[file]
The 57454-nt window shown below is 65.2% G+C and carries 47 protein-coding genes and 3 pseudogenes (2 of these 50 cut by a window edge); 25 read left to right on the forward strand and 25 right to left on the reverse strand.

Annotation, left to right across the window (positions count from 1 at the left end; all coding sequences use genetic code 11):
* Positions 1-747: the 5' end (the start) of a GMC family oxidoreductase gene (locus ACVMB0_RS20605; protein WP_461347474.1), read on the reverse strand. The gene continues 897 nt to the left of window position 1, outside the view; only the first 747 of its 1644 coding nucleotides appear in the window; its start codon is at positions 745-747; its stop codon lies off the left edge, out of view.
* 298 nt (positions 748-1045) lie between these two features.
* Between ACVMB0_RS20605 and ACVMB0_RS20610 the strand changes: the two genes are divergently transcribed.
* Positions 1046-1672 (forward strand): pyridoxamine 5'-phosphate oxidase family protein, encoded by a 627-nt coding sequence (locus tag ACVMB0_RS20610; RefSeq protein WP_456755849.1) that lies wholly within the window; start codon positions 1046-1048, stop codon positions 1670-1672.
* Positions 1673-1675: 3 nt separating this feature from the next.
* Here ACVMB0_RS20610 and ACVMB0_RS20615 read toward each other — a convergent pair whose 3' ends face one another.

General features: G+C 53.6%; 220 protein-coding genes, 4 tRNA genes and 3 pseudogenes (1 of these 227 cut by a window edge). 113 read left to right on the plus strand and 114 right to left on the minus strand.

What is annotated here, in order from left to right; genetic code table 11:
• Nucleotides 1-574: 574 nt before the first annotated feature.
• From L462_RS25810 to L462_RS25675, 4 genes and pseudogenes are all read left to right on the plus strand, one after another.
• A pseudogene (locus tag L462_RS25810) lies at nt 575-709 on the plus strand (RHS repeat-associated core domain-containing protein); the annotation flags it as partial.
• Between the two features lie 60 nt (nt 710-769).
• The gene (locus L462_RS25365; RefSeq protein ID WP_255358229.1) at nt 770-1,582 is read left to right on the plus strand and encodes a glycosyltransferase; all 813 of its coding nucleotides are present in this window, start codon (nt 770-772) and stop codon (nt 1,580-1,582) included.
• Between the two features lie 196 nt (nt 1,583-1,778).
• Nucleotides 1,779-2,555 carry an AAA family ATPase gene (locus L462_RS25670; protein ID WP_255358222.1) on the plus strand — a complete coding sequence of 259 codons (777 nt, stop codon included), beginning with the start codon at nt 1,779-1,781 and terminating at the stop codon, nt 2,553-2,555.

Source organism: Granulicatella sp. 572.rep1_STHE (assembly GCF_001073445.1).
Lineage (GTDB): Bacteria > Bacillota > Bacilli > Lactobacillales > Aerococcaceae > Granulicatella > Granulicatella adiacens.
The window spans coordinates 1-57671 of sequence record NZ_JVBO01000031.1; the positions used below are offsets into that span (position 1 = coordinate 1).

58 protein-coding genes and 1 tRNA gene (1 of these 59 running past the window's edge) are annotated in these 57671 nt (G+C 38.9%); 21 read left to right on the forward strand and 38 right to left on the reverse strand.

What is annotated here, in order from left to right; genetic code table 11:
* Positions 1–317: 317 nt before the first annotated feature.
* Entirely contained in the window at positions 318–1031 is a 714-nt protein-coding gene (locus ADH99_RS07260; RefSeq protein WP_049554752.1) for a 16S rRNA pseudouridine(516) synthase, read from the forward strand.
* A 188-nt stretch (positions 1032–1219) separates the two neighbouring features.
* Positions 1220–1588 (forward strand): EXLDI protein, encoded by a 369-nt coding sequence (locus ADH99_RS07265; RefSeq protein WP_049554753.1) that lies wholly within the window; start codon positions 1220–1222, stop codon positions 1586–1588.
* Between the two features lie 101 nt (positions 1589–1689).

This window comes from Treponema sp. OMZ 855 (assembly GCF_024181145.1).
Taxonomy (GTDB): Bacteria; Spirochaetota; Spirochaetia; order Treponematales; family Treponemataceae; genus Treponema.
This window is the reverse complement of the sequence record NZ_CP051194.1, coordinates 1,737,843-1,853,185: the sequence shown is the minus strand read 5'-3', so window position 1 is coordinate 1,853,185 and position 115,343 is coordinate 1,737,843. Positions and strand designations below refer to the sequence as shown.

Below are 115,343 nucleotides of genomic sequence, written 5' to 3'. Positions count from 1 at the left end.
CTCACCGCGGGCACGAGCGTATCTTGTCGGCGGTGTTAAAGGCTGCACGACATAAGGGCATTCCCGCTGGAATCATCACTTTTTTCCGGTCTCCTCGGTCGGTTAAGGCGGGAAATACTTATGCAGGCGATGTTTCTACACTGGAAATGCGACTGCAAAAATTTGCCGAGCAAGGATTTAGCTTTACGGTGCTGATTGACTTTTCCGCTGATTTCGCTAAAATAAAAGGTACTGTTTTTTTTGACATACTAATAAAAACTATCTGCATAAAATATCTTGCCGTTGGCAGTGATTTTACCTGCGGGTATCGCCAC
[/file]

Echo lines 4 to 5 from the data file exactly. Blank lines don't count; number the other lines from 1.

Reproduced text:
* 298 nt (positions 748-1045) lie between these two features.
* Between ACVMB0_RS20605 and ACVMB0_RS20610 the strand changes: the two genes are divergently transcribed.